The mass appeal of the Big Red has lured many high school football stars to the home state college in Nebraska. Fortunately for programs like Iowa, the Cornhuskers haven't won all the recruiting battles.
Shaun Prater dreamed of hitting it big outside the boarders. That was why he chose to accept a scholarship from the Hawkeyes despite being pressed by the Nebraska coaching staff to stay home.
"I wanted to get away," the Omaha Central defensive back said. "I wanted to show people that I could make it for myself."
Shaun will be joined by his twin brother, Shane, in Iowa City. The latter plays wide receiver.
Shane planned on arriving in Iowa City on June 8 while Shaun will not be on campus until July 6. Shaun was unable to enroll in the summer school program because his core GPA was not high enough. He is qualified for the fall semester.
Shaun could get an opportunity to play as a true freshman. Coach Kirk Ferentz is saying that cornerback is a position where first-year players are going to get a hard look.
"Wherever I chose to play I was coming in and trying to play (right away)," Prater said. "That's my goal, to play my freshman year, definitely."
Scout.com ranks Prater as a three-star player on a five-star scale. He is their 72nd rated corner in the 2008 class.
As a senior, Prater scored on two of his 10 catches, which totaled 207 yards. He also intercepted five passes, rolled up 83 tackles (66 solo), and recovered two fumbles. He accumulated 65 tackles, five pass break ups, three sacks, two fumble recoveries and two forced fumbles as a junior.
"I'm a very smart, fast and physical corner or defensive player, period," said Prater, who reports an electronic 40-yard dash time in the high 4.4-second range.
Prater said that the Iowa coaches are saying they'll try him at corner and safety. With the lack of depth at corner, he's likely to get his first look there.
By the time he was a prep senior, Prater's reputation preceded him. Teams shied away from throwing his way.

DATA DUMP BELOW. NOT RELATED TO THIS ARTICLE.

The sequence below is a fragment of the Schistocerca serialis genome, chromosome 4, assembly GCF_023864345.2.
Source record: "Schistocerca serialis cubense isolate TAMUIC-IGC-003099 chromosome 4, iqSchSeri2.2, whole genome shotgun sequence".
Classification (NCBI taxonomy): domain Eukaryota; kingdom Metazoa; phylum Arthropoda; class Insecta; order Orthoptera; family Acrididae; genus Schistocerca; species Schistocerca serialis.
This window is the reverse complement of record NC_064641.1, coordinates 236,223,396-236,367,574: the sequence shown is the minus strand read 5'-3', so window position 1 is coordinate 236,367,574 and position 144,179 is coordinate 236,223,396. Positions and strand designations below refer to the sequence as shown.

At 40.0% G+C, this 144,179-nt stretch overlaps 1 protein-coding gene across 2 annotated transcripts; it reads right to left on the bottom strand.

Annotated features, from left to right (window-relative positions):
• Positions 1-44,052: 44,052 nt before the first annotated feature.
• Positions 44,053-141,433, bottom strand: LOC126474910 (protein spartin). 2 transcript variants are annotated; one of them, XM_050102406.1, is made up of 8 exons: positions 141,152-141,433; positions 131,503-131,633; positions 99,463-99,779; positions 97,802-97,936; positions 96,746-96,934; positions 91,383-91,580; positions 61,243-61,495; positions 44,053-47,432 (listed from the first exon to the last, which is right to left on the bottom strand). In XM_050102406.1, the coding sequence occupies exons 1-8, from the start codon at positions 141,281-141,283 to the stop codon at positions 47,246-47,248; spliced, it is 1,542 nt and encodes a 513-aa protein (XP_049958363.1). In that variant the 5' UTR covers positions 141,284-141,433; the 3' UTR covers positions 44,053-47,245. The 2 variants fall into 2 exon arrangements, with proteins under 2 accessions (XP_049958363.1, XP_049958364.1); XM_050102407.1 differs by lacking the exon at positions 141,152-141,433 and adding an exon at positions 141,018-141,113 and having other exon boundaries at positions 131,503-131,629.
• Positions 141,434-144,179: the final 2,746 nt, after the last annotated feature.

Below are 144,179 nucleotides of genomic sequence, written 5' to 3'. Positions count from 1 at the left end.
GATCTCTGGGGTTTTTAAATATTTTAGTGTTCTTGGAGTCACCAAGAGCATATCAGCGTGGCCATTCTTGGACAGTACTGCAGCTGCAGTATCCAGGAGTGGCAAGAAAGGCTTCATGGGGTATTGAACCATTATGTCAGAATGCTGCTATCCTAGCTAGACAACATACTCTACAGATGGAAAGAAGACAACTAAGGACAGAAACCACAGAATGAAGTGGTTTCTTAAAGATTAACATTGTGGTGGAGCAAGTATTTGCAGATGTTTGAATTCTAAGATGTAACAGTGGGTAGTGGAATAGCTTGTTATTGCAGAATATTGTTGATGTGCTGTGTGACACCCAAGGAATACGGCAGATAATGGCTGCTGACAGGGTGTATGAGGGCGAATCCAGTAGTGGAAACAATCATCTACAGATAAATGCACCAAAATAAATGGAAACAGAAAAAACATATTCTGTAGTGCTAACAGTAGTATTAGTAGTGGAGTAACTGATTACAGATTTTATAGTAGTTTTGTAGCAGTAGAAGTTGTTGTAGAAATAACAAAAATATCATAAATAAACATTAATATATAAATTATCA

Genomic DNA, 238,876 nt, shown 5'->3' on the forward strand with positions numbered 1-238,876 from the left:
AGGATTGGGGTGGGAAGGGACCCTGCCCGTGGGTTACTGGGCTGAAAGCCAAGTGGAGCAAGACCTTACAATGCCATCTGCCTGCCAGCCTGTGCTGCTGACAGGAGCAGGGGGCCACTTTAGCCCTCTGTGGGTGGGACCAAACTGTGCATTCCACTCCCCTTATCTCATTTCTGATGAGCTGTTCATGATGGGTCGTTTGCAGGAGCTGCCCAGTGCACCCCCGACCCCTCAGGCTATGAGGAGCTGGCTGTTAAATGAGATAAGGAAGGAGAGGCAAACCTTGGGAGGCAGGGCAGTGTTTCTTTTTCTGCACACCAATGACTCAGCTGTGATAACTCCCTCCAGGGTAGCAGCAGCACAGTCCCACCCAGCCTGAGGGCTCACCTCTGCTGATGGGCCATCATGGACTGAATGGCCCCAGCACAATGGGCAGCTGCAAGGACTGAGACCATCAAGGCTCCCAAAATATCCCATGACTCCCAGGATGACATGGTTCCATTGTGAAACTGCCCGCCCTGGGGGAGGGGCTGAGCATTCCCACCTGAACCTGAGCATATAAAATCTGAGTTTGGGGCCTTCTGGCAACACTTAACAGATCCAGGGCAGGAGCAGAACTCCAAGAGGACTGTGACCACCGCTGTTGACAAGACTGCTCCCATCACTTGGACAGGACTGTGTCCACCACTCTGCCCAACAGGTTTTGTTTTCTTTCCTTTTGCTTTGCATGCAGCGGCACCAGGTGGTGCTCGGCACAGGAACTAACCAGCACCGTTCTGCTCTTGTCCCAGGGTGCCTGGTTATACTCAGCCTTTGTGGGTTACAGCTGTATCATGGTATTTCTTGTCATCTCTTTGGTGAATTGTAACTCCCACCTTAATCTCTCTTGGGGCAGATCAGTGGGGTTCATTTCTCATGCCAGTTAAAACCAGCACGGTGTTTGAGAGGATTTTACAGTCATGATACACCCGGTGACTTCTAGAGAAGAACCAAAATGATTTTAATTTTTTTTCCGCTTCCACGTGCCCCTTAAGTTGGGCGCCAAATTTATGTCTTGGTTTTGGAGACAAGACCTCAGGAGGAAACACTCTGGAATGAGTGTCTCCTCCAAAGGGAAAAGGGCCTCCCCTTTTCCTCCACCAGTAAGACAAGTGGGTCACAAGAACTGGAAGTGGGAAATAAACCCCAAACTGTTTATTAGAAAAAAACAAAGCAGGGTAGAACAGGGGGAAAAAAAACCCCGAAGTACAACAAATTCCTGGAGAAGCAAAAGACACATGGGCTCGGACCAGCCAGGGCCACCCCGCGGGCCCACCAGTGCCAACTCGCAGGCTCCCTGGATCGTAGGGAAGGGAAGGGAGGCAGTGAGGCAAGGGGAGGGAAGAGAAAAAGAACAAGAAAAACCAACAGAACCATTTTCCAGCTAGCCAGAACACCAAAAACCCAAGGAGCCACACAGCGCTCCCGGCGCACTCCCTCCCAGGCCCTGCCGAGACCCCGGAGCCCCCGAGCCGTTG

"I only got the ball thrown my way maybe once or twice a game," he said. "The transition to the college game will be my cover skills. They're going to throw it at me more. I'll have to be aware of the ball."
Prater will be behind some of the other true freshmen when he arrives in July. A lot of guys will be coming to town on June 1.
"I'll have to catch up with the plays and I'll miss some important weight lifting," he said.
The good news is that Prater seems familiar with Iowa's defense.
"It's a lot like the one we played in high school," he said "We played a lot of Cover-2, Cover-3, Cover-1. Sometimes we'd have a guy playing zone coverage on the other side and man on my side."
"We practice one-on-ones, catching balls, foot work, all kinds of football drills," he said.
Iowa hopes it lands more key contributors from Nebraska in the Prater brothers. Seth Olsen and Jeff Tarpinian are projected starters on this year's team. Guys like Adam Shada and Larry Station are remembered for their play during successful Hawkeye years.
The Hawkeyes held off a late charge by Nebraska, who was trying to pry the Praters away from Iowa at the last minute. The brothers took a visit to Lincoln out of respect for their home-state school, Shaun said, but stuck with their original commitment.
"Once I committed to Iowa it was a done deal," Prater said. "When Nebraska tried to talk to me and get me to come to the school, it didn't change my mind whatsoever. It was a pretty easy process for me."